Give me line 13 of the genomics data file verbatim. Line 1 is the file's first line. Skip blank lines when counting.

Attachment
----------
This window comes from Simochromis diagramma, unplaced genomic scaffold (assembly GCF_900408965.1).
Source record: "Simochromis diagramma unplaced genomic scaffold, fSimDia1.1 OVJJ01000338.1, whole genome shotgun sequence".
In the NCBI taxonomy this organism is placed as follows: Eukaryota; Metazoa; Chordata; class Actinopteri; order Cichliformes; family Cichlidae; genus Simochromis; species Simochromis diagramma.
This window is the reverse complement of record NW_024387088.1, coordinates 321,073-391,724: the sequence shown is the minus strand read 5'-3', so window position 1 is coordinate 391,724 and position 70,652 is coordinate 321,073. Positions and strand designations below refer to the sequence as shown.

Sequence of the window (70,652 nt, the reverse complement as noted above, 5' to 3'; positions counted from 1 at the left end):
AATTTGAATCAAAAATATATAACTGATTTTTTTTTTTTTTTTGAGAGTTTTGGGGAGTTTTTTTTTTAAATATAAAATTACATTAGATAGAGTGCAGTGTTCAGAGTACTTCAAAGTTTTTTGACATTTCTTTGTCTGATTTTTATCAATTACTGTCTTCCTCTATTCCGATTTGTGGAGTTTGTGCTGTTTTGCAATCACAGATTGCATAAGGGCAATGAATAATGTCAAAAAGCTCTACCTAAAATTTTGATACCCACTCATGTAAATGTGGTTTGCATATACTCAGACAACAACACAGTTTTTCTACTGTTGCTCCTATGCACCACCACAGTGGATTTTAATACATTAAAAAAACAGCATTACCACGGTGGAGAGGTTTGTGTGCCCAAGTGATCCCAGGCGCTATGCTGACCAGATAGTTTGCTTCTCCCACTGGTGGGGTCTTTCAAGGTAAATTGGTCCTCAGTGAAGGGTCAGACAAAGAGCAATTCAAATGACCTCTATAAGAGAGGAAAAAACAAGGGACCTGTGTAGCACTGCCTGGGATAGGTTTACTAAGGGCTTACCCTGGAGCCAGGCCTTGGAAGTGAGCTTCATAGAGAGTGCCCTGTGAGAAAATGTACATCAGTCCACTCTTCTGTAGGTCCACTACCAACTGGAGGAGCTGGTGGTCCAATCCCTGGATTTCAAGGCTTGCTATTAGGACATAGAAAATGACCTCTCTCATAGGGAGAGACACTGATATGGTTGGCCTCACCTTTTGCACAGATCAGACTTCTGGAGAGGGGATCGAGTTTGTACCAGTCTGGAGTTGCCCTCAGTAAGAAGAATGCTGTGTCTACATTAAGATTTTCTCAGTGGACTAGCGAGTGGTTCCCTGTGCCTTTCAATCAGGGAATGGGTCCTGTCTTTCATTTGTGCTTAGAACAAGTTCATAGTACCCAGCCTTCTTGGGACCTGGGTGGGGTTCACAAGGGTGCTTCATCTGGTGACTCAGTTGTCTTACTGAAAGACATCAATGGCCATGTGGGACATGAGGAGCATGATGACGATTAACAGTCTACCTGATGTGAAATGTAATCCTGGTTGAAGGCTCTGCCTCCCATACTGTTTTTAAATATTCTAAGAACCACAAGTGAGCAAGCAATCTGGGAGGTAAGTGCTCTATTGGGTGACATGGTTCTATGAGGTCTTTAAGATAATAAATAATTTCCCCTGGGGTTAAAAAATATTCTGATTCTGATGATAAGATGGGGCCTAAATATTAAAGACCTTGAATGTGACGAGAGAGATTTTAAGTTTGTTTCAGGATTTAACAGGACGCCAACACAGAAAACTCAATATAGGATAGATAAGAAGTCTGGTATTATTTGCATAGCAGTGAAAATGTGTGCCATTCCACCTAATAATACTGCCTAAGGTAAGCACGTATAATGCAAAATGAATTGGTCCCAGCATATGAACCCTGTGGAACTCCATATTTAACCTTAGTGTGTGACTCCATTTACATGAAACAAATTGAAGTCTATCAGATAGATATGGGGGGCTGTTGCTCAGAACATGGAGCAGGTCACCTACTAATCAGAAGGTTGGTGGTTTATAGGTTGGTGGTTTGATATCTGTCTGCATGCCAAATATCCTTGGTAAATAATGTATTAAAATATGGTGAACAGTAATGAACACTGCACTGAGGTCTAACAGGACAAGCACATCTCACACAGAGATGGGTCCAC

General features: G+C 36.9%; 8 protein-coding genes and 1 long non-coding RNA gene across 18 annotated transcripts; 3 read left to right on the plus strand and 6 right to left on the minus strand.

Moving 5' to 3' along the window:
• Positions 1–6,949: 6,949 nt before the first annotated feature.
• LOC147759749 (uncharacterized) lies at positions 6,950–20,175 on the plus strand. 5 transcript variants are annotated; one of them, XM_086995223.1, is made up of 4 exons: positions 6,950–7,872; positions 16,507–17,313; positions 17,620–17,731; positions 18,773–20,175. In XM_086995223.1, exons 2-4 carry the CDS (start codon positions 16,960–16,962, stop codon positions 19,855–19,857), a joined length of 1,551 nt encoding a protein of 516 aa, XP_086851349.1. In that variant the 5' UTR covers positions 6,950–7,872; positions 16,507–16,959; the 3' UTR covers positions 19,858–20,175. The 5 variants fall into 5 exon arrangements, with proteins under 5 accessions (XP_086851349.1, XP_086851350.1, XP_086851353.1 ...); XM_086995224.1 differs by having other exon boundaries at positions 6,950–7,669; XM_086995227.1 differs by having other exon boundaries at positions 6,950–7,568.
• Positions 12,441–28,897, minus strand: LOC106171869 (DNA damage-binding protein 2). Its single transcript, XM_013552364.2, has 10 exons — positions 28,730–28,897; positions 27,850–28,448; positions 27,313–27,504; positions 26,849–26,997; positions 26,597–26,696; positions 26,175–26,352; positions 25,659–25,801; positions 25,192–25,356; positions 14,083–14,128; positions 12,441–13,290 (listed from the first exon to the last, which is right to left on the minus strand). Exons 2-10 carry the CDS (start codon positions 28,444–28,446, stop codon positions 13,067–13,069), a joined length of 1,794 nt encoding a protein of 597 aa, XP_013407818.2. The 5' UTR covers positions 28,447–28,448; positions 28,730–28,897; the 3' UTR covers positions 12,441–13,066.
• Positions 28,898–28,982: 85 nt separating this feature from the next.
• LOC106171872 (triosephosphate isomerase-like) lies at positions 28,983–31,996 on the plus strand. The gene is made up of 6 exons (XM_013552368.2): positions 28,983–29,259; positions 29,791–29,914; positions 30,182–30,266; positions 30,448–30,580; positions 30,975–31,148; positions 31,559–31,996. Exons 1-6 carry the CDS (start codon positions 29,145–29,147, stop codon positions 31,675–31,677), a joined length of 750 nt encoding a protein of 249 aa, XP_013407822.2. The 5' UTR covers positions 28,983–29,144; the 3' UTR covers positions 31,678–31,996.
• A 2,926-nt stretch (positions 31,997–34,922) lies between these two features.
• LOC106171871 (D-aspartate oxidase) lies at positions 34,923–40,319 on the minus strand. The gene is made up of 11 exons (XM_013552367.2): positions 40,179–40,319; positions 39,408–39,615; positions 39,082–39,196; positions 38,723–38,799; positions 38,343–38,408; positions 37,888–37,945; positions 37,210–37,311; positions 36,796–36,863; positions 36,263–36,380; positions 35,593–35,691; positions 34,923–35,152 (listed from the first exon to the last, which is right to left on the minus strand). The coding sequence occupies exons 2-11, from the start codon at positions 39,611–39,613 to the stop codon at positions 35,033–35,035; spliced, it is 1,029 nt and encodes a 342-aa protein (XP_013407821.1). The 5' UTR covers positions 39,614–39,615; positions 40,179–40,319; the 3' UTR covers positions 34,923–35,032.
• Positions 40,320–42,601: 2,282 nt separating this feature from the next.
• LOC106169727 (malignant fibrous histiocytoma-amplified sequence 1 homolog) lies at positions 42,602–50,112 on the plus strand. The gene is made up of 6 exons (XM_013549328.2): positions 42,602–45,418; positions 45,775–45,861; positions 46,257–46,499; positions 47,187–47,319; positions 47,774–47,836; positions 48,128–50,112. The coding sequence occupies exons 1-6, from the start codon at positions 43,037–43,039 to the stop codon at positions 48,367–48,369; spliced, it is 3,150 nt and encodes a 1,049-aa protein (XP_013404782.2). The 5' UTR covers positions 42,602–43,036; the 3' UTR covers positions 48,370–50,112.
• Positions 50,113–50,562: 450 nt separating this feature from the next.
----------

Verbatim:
• LOC106171872 (triosephosphate isomerase-like) lies at positions 28,983–31,996 on the plus strand. The gene is made up of 6 exons (XM_013552368.2): positions 28,983–29,259; positions 29,791–29,914; positions 30,182–30,266; positions 30,448–30,580; positions 30,975–31,148; positions 31,559–31,996. Exons 1-6 carry the CDS (start codon positions 29,145–29,147, stop codon positions 31,675–31,677), a joined length of 750 nt encoding a protein of 249 aa, XP_013407822.2. The 5' UTR covers positions 28,983–29,144; the 3' UTR covers positions 31,678–31,996.